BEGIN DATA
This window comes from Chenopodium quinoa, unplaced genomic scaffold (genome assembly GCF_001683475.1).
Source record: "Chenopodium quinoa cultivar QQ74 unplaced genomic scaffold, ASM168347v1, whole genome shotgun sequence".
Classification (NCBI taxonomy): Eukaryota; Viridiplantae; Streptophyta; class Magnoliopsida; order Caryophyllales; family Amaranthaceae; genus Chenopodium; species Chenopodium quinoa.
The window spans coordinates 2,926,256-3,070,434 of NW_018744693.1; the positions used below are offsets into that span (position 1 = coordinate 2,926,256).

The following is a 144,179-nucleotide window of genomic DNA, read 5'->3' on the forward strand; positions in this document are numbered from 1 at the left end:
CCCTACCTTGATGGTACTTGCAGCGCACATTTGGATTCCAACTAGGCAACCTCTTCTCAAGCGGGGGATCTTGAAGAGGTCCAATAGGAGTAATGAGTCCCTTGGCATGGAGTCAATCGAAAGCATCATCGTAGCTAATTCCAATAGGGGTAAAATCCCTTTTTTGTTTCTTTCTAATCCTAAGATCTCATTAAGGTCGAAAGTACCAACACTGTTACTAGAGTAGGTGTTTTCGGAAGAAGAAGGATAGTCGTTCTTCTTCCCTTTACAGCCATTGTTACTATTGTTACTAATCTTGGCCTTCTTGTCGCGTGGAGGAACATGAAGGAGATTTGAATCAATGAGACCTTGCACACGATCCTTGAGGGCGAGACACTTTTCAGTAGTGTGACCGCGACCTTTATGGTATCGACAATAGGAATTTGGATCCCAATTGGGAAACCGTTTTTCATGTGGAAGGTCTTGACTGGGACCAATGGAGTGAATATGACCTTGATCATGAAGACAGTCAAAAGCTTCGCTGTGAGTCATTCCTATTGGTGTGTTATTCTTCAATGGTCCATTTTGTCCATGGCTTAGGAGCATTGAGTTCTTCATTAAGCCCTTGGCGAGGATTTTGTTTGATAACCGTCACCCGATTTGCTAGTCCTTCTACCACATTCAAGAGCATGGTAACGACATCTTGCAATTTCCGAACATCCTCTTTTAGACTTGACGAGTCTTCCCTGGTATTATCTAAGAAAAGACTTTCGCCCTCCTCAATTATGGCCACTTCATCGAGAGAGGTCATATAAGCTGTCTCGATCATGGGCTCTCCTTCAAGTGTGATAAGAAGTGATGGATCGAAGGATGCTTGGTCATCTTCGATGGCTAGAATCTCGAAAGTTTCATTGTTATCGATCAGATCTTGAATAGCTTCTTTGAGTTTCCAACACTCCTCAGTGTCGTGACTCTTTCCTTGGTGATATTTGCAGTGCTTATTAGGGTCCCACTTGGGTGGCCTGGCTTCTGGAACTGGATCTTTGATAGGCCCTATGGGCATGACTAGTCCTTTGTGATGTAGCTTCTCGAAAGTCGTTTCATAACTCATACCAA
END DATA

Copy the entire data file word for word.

This window comes from Chenopodium quinoa, unplaced genomic scaffold (genome assembly GCF_001683475.1).
Source record: "Chenopodium quinoa cultivar QQ74 unplaced genomic scaffold, ASM168347v1, whole genome shotgun sequence".
Classification (NCBI taxonomy): Eukaryota; Viridiplantae; Streptophyta; class Magnoliopsida; order Caryophyllales; family Amaranthaceae; genus Chenopodium; species Chenopodium quinoa.
The window spans coordinates 2,926,256-3,070,434 of NW_018744693.1; the positions used below are offsets into that span (position 1 = coordinate 2,926,256).

The following is a 144,179-nucleotide window of genomic DNA, read 5'->3' on the forward strand; positions in this document are numbered from 1 at the left end:
CCCTACCTTGATGGTACTTGCAGCGCACATTTGGATTCCAACTAGGCAACCTCTTCTCAAGCGGGGGATCTTGAAGAGGTCCAATAGGAGTAATGAGTCCCTTGGCATGGAGTCAATCGAAAGCATCATCGTAGCTAATTCCAATAGGGGTAAAATCCCTTTTTTGTTTCTTTCTAATCCTAAGATCTCATTAAGGTCGAAAGTACCAACACTGTTACTAGAGTAGGTGTTTTCGGAAGAAGAAGGATAGTCGTTCTTCTTCCCTTTACAGCCATTGTTACTATTGTTACTAATCTTGGCCTTCTTGTCGCGTGGAGGAACATGAAGGAGATTTGAATCAATGAGACCTTGCACACGATCCTTGAGGGCGAGACACTTTTCAGTAGTGTGACCGCGACCTTTATGGTATCGACAATAGGAATTTGGATCCCAATTGGGAAACCGTTTTTCATGTGGAAGGTCTTGACTGGGACCAATGGAGTGAATATGACCTTGATCATGAAGACAGTCAAAAGCTTCGCTGTGAGTCATTCCTATTGGTGTGTTATTCTTCAATGGTCCATTTTGTCCATGGCTTAGGAGCATTGAGTTCTTCATTAAGCCCTTGGCGAGGATTTTGTTTGATAACCGTCACCCGATTTGCTAGTCCTTCTACCACATTCAAGAGCATGGTAACGACATCTTGCAATTTCCGAACATCCTCTTTTAGACTTGACGAGTCTTCCCTGGTATTATCTAAGAAAAGACTTTCGCCCTCCTCAATTATGGCCACTTCATCGAGAGAGGTCATATAAGCTGTCTCGATCATGGGCTCTCCTTCAAGTGTGATAAGAAGTGATGGATCGAAGGATGCTTGGTCATCTTCGATGGCTAGAATCTCGAAAGTTTCATTGTTATCGATCAGATCTTGAATAGCTTCTTTGAGTTTCCAACACTCCTCAGTGTCGTGACTCTTTCCTTGGTGATATTTGCAGTGCTTATTAGGGTCCCACTTGGGTGGCCTGGCTTCTGGAACTGGATCTTTGATAGGCCCTATGGGCATGACTAGTCCTTTGTGATGTAGCTTCTCGAAAGTCGTTTCATAACTCATACCAA